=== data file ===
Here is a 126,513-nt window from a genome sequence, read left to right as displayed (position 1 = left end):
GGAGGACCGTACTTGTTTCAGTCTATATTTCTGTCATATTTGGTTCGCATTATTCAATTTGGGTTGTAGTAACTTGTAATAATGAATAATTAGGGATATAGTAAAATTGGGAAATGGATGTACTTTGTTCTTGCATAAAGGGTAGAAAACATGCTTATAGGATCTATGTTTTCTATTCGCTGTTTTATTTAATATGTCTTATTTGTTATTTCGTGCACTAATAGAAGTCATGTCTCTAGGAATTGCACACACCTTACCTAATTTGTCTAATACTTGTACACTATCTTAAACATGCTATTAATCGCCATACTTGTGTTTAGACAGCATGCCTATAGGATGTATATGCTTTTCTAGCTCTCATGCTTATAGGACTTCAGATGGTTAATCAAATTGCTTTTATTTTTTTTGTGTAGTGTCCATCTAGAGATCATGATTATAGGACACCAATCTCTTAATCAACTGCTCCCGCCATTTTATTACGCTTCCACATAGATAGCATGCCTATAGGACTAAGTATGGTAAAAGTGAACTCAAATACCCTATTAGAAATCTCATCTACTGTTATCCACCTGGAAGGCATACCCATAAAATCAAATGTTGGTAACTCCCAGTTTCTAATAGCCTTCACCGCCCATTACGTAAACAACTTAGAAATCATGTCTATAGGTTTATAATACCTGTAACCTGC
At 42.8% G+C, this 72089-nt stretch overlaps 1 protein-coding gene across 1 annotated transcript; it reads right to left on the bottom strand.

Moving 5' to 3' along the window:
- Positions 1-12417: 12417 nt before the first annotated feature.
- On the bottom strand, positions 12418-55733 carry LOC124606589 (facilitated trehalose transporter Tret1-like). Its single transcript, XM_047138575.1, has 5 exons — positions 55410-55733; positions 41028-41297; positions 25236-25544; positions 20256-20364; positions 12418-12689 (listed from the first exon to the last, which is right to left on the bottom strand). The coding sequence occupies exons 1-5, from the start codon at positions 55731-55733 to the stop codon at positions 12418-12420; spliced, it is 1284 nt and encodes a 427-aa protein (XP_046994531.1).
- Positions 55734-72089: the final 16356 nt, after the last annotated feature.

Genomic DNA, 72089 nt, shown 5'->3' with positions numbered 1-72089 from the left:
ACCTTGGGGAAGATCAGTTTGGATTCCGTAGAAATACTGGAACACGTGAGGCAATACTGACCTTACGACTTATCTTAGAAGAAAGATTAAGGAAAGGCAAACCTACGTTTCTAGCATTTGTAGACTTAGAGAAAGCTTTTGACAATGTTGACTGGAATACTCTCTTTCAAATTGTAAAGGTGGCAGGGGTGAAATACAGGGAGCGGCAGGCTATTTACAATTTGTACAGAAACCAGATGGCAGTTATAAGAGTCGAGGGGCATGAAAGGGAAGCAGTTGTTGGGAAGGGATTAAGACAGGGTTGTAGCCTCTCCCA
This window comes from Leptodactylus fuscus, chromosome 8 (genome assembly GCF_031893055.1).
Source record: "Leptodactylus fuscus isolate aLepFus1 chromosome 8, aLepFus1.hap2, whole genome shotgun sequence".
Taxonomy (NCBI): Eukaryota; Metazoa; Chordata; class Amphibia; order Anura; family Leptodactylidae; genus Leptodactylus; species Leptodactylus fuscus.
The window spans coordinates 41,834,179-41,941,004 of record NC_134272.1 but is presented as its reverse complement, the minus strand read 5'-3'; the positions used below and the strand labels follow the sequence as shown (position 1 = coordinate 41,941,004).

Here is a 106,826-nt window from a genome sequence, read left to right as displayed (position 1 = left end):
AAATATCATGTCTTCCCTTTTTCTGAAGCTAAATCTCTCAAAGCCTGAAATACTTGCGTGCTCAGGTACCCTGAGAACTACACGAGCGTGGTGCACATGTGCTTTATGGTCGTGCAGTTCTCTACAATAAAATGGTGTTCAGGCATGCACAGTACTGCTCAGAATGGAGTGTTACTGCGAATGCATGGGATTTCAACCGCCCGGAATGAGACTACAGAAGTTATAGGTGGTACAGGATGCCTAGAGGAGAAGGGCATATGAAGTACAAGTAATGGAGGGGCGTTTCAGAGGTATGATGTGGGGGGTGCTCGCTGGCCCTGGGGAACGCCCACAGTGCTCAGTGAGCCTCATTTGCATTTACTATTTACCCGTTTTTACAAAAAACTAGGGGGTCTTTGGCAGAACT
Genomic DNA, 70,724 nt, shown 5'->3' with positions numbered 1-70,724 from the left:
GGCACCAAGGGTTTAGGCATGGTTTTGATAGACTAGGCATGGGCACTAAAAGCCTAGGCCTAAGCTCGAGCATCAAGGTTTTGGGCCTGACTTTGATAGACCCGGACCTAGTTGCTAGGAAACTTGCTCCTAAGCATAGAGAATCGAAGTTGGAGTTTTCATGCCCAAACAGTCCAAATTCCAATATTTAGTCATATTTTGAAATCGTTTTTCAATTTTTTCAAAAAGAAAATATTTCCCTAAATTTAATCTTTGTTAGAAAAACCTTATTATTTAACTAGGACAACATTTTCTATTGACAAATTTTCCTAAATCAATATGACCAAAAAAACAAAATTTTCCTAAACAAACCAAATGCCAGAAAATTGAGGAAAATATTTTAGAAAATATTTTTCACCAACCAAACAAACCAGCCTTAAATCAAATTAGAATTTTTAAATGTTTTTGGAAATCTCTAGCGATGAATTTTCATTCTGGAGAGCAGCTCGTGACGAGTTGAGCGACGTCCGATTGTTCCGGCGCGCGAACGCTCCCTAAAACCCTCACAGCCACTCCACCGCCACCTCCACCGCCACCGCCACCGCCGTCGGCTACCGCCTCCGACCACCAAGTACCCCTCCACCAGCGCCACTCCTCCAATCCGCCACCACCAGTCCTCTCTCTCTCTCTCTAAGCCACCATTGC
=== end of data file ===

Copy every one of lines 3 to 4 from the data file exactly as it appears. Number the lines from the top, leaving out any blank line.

At 42.8% G+C, this 72089-nt stretch overlaps 1 protein-coding gene across 1 annotated transcript; it reads right to left on the bottom strand.

Moving 5' to 3' along the window: